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Carney and Small Business Administration seek to connect small business to tax incentives

Delaware First Media, Written By: Tom Byrne, April 4, 2011

Delaware Congressman John Carney (D-Delaware) – like many others in the political and business arenas – sees small business as the linchpin to Delaware and the country’s economic recovery.

“Small business is the engine for job growth in our economy.  Seventy percent of new jobs are created by small businesses and these are jobs that aren’t likely to be outsourced,” said Rep. Carney. “They are jobs created in the U.S and likely to stay in the U.S.”

But many small businesses are struggling just to make ends meet, much less grow and expand (see related story).  That’s why Carney visited Newark-based ANP Technologies Monday with representatives of the Small Business Administration, attempting to draw public attention to tax incentives and other resources available to small business owners. ANP specializes in technology development for the pharmaceutical, biotechnology and defense industries.

“Tax incentives [and other incentives] at this particular time can help small businesses get over the hump,” said Carney.
The tax credits and incentives Carney emphasized included the two percent payroll and self-employment tax holiday available in 2011, and a tax credit of up to 35 percent of a small business employer’s healthcare costs on employee premiums. Carney also highlighted the two year extension on the research and development tax credit for science and tech-based small businesses and suggested it be extended indefinitely.

“Each year we creep up on [letting it expire] and we extend it for a year or two,” said Carney. “When you think abut it, research and development—innovation—are the seeds for businesses [growing] long into the future.”

Dr. Ray Yin, founder and chief technology officer for ANP Technologies, admits his company was not aware of the R&D tax credit and is now looking to take advantage of it, which could lead to more hiring. ANP currently employs about 34 full-time and 15 part-time employees and was recently one of 44 small businesses nationally to win the U.S. Small Business Administration’s Tibbets Award recognizing excellent work with the Small Business Administration’s Small Business Innovation Research (SBIR) program.

“Our resources are so limited that we can only focus on our main [goal], technology and product development,” said Dr. Yin. “The tax code is so complicated for us to understand and there are things we have missed.”

Jayne Armstrong, Delaware District Director for the Small Business Administration, says Yin’s delay in taking advantage of the R&D credit is indicative of a greater problem: making businesses aware of the incentives, and seeing if they are eligible for them.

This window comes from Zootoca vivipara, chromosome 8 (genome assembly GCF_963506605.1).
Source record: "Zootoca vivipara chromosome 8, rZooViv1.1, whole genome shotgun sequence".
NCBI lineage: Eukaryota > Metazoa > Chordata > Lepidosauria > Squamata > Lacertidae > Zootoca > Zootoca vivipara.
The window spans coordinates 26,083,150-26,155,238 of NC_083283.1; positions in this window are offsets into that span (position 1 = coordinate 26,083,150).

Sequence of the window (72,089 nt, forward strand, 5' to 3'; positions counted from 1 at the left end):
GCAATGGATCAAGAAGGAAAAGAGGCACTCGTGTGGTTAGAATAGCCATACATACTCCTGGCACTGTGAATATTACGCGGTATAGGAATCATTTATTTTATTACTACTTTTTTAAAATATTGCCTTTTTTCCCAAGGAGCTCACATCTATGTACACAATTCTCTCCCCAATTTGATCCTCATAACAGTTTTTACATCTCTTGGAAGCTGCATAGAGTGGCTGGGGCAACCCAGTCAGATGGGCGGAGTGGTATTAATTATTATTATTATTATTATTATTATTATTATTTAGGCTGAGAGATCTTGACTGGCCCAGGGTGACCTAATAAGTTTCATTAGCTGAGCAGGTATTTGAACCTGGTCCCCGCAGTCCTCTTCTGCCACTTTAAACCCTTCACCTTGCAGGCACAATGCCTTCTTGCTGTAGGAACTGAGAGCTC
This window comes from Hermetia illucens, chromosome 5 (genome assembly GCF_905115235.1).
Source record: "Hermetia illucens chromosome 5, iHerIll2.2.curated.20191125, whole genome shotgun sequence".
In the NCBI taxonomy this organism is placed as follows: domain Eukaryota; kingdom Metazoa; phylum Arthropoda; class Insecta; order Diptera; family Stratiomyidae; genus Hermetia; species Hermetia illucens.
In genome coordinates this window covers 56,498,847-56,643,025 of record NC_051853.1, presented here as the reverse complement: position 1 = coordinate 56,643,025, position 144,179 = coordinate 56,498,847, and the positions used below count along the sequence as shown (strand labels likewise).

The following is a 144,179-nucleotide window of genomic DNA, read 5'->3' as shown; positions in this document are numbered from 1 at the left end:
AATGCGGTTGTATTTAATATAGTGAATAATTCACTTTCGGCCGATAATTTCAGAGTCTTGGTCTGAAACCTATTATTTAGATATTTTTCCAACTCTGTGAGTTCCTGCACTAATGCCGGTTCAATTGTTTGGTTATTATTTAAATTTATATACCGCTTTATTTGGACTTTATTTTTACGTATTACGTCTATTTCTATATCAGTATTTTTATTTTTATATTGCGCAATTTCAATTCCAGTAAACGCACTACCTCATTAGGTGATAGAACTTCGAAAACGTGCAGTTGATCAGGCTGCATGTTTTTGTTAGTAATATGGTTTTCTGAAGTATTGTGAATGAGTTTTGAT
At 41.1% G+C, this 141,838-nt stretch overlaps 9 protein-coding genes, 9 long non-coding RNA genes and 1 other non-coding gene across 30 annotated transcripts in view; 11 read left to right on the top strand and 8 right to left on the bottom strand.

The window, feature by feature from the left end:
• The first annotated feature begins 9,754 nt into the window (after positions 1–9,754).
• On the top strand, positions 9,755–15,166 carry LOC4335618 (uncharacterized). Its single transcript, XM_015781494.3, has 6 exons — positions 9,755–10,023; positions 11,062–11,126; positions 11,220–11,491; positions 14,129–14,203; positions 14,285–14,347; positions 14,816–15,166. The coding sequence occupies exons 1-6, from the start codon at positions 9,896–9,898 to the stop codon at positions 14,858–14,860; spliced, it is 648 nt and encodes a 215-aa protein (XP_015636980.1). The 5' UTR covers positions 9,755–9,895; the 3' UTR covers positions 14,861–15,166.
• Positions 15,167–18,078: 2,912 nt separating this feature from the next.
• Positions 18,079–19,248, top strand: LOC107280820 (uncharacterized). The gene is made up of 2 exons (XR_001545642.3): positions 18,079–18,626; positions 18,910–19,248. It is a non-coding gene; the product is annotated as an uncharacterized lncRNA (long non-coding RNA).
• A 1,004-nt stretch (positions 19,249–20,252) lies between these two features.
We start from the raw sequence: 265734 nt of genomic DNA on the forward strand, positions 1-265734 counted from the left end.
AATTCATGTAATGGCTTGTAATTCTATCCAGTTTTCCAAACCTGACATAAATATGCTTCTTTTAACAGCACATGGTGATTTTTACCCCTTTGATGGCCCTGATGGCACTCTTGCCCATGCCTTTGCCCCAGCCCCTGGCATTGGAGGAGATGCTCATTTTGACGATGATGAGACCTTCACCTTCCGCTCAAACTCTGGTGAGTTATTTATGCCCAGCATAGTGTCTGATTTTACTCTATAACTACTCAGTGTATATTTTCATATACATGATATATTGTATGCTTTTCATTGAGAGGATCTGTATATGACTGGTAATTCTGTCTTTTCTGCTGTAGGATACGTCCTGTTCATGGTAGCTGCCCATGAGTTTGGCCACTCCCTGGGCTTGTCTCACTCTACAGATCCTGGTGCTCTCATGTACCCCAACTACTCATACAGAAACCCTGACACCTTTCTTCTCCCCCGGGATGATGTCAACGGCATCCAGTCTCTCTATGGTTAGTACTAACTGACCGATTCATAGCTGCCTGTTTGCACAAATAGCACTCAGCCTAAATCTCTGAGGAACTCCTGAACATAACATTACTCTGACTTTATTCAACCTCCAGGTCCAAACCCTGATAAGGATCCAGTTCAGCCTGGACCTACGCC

“There’s so much that has hit the street in the past year with small businesses,” said Armstrong. “It’s difficult for small businesses that are trying to maintain their operations to stay on top of all the changes.”

Carney concurs.

“Unlike large businesses which have employees and whole departments dedicated to knowing what the tax laws are, small business people are just out there trying to keep their business operating,” noted Carney. “They often don’t have the personnel or time to designate to [learning about these credits].”

Armstrong says SBA has made a real push in last six months to connect small businesses to these incentives. She adds that SBA is also trying to address the difficulty many small businesses have accessing capital through loans. Among the the SBA’s new initiatives are the Small Loan Advantage and Community Advantage loan programs that assist businesses looking for loans under $250,000.

“A lot of small businesses that are starting out and need startup capital or smaller loans are having a very difficult time finding financing. And until our banks come back and start lending again at previous levels to the small business community, it’s going to be a major issue. It is definitely hurting the startup, small business market because they have nowhere to turn right now,” said Armstrong.

Carney is optimistic banks will start making more capital available, but concedes it may take some time.

“The fact of the matter is a lot of the financial institutions locally and across the country have struggled. Some have gone out of business. Others locally have struggled to stay in business. As they get recapitalized and get their foundations firmed up, they will be able to do that lending,” said Carney. “In the meantime, we need to do everything we can to make sure small business has access to capital.”

Carney admits it is not an easy process.

“One of the things that’s been reinforced for me in the first couple of months as Congressman is how the individual needs of small businesses differ, and how difficult that makes it for government to address those needs,” said Carney.